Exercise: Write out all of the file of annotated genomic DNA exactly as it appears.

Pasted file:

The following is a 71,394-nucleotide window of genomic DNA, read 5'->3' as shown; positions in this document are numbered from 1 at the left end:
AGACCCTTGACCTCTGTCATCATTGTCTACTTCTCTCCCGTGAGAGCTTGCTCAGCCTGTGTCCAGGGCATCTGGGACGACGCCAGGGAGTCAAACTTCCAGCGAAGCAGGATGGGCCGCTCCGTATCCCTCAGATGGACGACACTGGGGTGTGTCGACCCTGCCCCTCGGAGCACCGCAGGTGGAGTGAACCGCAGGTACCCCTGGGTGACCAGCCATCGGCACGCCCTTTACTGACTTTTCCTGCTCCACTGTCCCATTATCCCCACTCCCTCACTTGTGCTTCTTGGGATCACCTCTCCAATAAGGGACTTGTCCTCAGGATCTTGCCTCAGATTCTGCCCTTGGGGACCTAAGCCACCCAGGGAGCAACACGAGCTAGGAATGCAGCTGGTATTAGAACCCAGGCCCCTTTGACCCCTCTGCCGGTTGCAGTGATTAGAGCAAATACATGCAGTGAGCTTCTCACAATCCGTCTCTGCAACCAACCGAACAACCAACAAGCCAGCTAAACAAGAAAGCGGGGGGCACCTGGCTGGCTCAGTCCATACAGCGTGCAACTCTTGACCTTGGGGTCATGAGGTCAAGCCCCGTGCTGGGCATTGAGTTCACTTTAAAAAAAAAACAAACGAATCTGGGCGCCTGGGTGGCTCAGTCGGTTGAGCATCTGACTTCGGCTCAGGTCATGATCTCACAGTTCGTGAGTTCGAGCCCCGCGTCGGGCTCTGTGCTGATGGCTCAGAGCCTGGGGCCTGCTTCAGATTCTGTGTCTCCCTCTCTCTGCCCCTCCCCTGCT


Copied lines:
The following is a 71,394-nucleotide window of genomic DNA, read 5'->3' as shown; positions in this document are numbered from 1 at the left end:
AGACCCTTGACCTCTGTCATCATTGTCTACTTCTCTCCCGTGAGAGCTTGCTCAGCCTGTGTCCAGGGCATCTGGGACGACGCCAGGGAGTCAAACTTCCAGCGAAGCAGGATGGGCCGCTCCGTATCCCTCAGATGGACGACACTGGGGTGTGTCGACCCTGCCCCTCGGAGCACCGCAGGTGGAGTGAACCGCAGGTACCCCTGGGTGACCAGCCATCGGCACGCCCTTTACTGACTTTTCCTGCTCCACTGTCCCATTATCCCCACTCCCTCACTTGTGCTTCTTGGGATCACCTCTCCAATAAGGGACTTGTCCTCAGGATCTTGCCTCAGATTCTGCCCTTGGGGACCTAAGCCACCCAGGGAGCAACACGAGCTAGGAATGCAGCTGGTATTAGAACCCAGGCCCCTTTGACCCCTCTGCCGGTTGCAGTGATTAGAGCAAATACATGCAGTGAGCTTCTCACAATCCGTCTCTGCAACCAACCGAACAACCAACAAGCCAGCTAAACAAGAAAGCGGGGGGCACCTGGCTGGCTCAGTCCATACAGCGTGCAACTCTTGACCTTGGGGTCATGAGGTCAAGCCCCGTGCTGGGCATTGAGTTCACTTTAAAAAAAAAACAAACGAATCTGGGCGCCTGGGTGGCTCAGTCGGTTGAGCATCTGACTTCGGCTCAGGTCATGATCTCACAGTTCGTGAGTTCGAGCCCCGCGTCGGGCTCTGTGCTGATGGCTCAGAGCCTGGGGCCTGCTTCAGATTCTGTGTCTCCCTCTCTCTGCCCCTCCCCTGCT